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Abstract  

This work aims to investigate the thermal behaviour of diclofenac, diclofenac sodium, and NaHCO3 both as single components and binary mixtures. In particular, the melting point and latent heat of fusion binary diagrams of the diclofenac sodium/diclofenac mixtures at different mole fraction compositions were investigated in order to gain information about the thermal behaviour of their solid mixtures. A good agreement between liquidus curves, calculated by the Schroeder-Van Laar equation from fusion enthalpies and temperatures, and the experimental results was found. For all binary compositions, an endothermic effect at 153�C, probably due to the eutectic fusion, is present.

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Journal of Thermal Analysis and Calorimetry
Authors: F. Giordano, A. Rossi, R. Bettini, A. Savioli, A. Gazzaniga, and Cs. Novák

Abstract  

The thermal behavior of binary mixtures of paracetamol and a polymeric excipient (microcrystalline cellulose, hydroxypropylmethylcellulose and cross-linked poly(vinylpyrrolidone)) was investigated. The physical mixtures, ranging from 50 to 90% by mass of drug, were submitted to a heating-cooling-heating program in the 35–180C temperature range. Solid-state analysis was performed by means of differential scanning calorimetry (DSC), hot stage microscopy (HSM), micro-Fourier transformed infrared spectroscopy (MFTIR), and scanning electron microscopy (SEM). The polymeric excipients were found to address in a reproducible manner the recrystallization of molten paracetamol within the binary mixture into Form II or Form III. The degree of crystallinity of paracetamol in the binary mixtures, evaluated from fusion enthalpies during the first and second heating scans, was influenced by the composition of the mixture, the nature of the excipient and the thermal history. In particular, DSC on mixtures with cross-linked poly(vinylpyrrolidone) and hydroxypropylmethylcellulose with drug contents below 65 and75%, respectively, evidenced the presence only of amorphous paracetamol after the cooling phase. Microcrystalline cellulose was very effective in directing the recrystallization of molten paracetamol as Form II.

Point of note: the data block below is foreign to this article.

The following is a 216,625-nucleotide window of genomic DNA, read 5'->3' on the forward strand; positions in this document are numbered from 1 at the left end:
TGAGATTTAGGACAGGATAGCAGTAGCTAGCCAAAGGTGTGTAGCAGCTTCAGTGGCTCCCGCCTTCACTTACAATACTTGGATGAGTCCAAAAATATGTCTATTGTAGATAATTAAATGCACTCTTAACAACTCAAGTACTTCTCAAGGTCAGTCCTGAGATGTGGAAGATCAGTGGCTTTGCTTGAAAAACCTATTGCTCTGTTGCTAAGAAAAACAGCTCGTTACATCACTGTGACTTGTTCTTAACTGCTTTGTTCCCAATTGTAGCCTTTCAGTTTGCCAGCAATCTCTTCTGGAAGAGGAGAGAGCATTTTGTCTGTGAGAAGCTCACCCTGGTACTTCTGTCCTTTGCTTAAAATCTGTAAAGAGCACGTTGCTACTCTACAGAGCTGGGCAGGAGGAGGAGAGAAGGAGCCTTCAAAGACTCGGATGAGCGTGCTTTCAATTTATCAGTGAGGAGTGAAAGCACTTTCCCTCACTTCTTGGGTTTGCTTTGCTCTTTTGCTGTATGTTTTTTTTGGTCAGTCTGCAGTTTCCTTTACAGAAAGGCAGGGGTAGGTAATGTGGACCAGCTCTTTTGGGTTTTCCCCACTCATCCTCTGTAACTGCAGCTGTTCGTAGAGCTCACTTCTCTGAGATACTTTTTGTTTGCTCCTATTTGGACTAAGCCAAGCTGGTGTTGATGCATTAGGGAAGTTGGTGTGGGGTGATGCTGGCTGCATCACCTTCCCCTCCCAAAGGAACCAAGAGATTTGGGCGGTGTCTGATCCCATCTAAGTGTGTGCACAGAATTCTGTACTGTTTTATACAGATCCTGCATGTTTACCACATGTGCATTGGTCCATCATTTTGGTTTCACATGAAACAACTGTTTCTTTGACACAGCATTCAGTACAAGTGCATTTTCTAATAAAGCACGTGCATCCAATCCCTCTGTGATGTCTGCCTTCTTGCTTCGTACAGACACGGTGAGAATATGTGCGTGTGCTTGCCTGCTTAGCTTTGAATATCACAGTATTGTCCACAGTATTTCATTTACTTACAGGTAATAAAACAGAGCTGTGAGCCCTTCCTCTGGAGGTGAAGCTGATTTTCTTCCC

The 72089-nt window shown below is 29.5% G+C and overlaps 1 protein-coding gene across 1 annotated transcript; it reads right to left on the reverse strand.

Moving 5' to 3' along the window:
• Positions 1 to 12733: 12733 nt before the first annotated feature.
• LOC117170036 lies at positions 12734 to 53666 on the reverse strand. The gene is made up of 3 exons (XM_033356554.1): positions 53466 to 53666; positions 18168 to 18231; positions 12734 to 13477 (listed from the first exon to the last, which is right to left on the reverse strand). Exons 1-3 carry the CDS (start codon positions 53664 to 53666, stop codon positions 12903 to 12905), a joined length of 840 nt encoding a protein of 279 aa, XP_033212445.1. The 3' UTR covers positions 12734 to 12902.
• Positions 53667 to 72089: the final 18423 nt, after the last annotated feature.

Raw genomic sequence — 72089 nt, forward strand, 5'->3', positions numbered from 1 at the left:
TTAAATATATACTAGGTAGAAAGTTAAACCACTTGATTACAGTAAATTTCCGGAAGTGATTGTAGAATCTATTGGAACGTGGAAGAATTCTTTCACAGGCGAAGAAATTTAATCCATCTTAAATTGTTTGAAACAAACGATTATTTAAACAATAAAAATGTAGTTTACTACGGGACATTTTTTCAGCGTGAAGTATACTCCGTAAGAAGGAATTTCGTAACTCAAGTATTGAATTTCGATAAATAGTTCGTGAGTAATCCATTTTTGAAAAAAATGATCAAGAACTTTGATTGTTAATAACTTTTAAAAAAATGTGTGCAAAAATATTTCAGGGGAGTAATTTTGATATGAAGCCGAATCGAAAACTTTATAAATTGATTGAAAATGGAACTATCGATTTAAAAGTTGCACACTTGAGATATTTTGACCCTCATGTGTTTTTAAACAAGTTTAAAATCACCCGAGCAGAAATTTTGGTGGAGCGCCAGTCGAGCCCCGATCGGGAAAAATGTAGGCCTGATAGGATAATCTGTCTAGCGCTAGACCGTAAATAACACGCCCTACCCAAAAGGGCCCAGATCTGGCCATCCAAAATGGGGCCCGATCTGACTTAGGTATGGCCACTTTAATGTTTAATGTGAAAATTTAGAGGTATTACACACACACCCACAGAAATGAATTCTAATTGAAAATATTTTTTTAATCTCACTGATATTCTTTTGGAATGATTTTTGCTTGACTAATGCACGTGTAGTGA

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Abstract  

The thermal behaviour of binary mixtures between β-cyclodextrin (β-CD) and either carbamazepine polymorphic Form I (CBZ I), Form III (CBZ III) or dihydrate was investigated in order to assess possible interactions of CBZ solid phases with β-CD. Physical mixtures and kneaded binaries of β-CD and different CBZ crystal forms were studied by differential scanning calorimetry, thermogravimetric analysis and hot stage microscopy. The pattern of transition of CBZ Form III into Form I is strongly influenced by β-CD. The liquid-solid transition is practically absent when anhydrous CBZ/β-CD mixes are tested, as a consequence of an interaction between β-CD and liquid CBZ that hinders CBZ recrystallisation as Form I occurring after CBZ Form III melting. Water loss on heating of CBZ dihydrate in the presence of β-CD leads in all cases to the formation of CBZ Form I.